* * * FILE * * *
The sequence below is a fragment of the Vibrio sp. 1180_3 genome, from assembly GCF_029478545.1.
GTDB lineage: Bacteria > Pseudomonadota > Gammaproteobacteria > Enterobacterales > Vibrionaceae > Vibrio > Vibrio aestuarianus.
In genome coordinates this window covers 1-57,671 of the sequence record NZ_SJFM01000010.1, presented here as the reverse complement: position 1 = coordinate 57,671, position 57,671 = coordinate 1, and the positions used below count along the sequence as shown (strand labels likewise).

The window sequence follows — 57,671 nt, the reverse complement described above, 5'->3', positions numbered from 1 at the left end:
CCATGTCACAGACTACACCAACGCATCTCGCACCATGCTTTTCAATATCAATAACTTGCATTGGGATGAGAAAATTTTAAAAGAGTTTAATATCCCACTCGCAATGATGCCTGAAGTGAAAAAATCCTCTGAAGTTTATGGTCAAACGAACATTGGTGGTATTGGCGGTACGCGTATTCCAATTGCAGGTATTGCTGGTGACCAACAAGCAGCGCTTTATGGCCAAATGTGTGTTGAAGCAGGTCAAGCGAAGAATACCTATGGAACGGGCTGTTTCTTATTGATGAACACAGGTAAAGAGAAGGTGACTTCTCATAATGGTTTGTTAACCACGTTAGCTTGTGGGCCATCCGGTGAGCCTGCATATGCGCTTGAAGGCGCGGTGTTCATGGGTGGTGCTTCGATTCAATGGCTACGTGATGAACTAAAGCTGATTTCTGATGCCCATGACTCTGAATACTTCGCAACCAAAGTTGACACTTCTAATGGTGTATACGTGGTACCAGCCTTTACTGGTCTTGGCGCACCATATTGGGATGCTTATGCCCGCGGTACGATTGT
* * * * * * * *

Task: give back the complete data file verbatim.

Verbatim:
The sequence below is a fragment of the Vibrio sp. 1180_3 genome, from assembly GCF_029478545.1.
GTDB lineage: Bacteria > Pseudomonadota > Gammaproteobacteria > Enterobacterales > Vibrionaceae > Vibrio > Vibrio aestuarianus.
In genome coordinates this window covers 1-57,671 of the sequence record NZ_SJFM01000010.1, presented here as the reverse complement: position 1 = coordinate 57,671, position 57,671 = coordinate 1, and the positions used below count along the sequence as shown (strand labels likewise).

The window sequence follows — 57,671 nt, the reverse complement described above, 5'->3', positions numbered from 1 at the left end:
CCATGTCACAGACTACACCAACGCATCTCGCACCATGCTTTTCAATATCAATAACTTGCATTGGGATGAGAAAATTTTAAAAGAGTTTAATATCCCACTCGCAATGATGCCTGAAGTGAAAAAATCCTCTGAAGTTTATGGTCAAACGAACATTGGTGGTATTGGCGGTACGCGTATTCCAATTGCAGGTATTGCTGGTGACCAACAAGCAGCGCTTTATGGCCAAATGTGTGTTGAAGCAGGTCAAGCGAAGAATACCTATGGAACGGGCTGTTTCTTATTGATGAACACAGGTAAAGAGAAGGTGACTTCTCATAATGGTTTGTTAACCACGTTAGCTTGTGGGCCATCCGGTGAGCCTGCATATGCGCTTGAAGGCGCGGTGTTCATGGGTGGTGCTTCGATTCAATGGCTACGTGATGAACTAAAGCTGATTTCTGATGCCCATGACTCTGAATACTTCGCAACCAAAGTTGACACTTCTAATGGTGTATACGTGGTACCAGCCTTTACTGGTCTTGGCGCACCATATTGGGATGCTTATGCCCGCGGTACGATTGT